Is radon really a health risk? Yes, radon is a Class A carcinogen, which means it is known to cause cancer in humans. It is the second leading cause of lung cancer after smoking, and results in approximately 21,000 lung cancer deaths in the United States each year.
Not everyone who breathes radon will develop lung cancer. Your risk is determined by such things as how much radon is in your home (and/or workplace, school, or other indoor environment); the amount of time you spend in your home (and/or workplace, school, or other indoor environment); and whether you smoke or have ever smoked. The longer you are exposed, and the higher the radon level, the greater the risk.
A Few Things to Know About Radon
- How do I know if I have a radon problem in my home? The only way to know whether your home has elevated radon levels is to test your home. There are no physical signs to warn you of the presence of radon, and it cannot be detected with the senses. And since radon levels can vary significantly from home to home, you can’t use your neighbor’s test results to determine whether or not your home has a problem. Your home must be tested.
- How does radon get into my home? Radon enters homes through openings in the foundation floor or walls, wherever the foundation is in contact with the soil. Because it’s a gas, radon can travel through the soil, and it generally moves from an area of higher pressure to one of lower pressure. In most cases, the soil is at higher pressure than the house, and if radon is traveling along the foundation, it can be pushed into the lower pressure area through openings such as sump wells, crawlspaces, space around plumbing or wiring, floor/wall joints, cracks, hollow block walls, or other entry points. Ultimately, tiny or large openings in the foundation floor or walls can act as entry points, and the pressure difference between the soil and the house acts as the driving force that allows radon to enter your home.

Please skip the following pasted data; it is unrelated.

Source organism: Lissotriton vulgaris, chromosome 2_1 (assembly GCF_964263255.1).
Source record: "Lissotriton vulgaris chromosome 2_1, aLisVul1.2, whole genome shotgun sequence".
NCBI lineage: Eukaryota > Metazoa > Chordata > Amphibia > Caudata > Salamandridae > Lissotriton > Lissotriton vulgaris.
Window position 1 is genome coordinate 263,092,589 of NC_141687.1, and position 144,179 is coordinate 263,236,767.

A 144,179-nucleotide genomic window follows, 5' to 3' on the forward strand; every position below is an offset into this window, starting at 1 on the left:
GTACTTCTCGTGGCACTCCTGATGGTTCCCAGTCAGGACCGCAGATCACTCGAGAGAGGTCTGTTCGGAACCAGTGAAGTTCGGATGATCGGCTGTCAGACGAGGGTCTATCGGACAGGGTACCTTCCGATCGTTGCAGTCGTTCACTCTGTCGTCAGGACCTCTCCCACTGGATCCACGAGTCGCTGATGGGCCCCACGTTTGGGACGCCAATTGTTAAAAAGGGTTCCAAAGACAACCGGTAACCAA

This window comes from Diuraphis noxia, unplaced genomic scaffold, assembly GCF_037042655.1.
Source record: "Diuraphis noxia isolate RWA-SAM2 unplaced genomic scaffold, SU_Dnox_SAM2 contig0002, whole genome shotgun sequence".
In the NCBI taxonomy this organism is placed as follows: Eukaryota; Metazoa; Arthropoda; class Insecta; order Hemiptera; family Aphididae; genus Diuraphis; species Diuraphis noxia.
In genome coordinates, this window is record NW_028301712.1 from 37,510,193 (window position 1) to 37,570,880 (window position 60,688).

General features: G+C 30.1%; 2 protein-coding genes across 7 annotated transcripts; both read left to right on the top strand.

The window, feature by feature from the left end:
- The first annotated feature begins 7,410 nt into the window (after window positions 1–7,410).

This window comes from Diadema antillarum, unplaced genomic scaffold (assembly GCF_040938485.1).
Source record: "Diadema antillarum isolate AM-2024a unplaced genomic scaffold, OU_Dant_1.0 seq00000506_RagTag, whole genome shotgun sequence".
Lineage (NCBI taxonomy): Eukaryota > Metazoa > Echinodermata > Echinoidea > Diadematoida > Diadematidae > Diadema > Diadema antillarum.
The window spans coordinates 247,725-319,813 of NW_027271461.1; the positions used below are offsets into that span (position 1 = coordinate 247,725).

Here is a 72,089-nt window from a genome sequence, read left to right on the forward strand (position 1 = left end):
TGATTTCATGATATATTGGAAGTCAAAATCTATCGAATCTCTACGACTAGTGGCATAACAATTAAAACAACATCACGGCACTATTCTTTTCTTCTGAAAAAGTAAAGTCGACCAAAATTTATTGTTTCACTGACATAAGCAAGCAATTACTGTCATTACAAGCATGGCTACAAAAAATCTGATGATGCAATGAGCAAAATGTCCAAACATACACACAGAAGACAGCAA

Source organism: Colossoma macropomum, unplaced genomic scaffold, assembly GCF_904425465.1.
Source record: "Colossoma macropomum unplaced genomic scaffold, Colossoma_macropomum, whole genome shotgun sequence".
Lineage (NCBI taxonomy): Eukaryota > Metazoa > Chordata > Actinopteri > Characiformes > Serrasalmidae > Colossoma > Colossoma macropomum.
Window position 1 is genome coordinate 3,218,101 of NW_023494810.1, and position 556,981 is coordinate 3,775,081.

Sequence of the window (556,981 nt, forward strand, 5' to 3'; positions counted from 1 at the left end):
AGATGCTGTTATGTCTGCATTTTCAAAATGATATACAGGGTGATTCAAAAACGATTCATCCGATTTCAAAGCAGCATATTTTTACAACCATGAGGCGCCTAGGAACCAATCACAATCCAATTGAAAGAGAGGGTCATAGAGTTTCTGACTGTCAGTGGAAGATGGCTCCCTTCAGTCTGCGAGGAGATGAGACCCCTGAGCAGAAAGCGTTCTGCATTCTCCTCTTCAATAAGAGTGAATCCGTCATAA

- My home is new/old/drafty/energy-efficient and built on a slab/crawlspace/basement/multiple foundation. Do I need to worry? Actually, any home, regardless of age, energy-efficiency, or foundation type, could have a radon problem. The only way to know whether or not a particular home has a problem is to test THAT home. Tennessee Radon Program William R. Snodgrass
- Where can I get a radon test kit/Who can test my home? They can be purchased at some hardware stores, home improvement centers, or other retail outlets. They can also be purchased on the internet through various retailers like amazon.com. If you want a professional tester to help you test your home or a home you’re considering purchasing, use an individual who is certified by the National Environmental Health Association or the National Radon Safety Board
for more information go to https://www.epa.gov/radon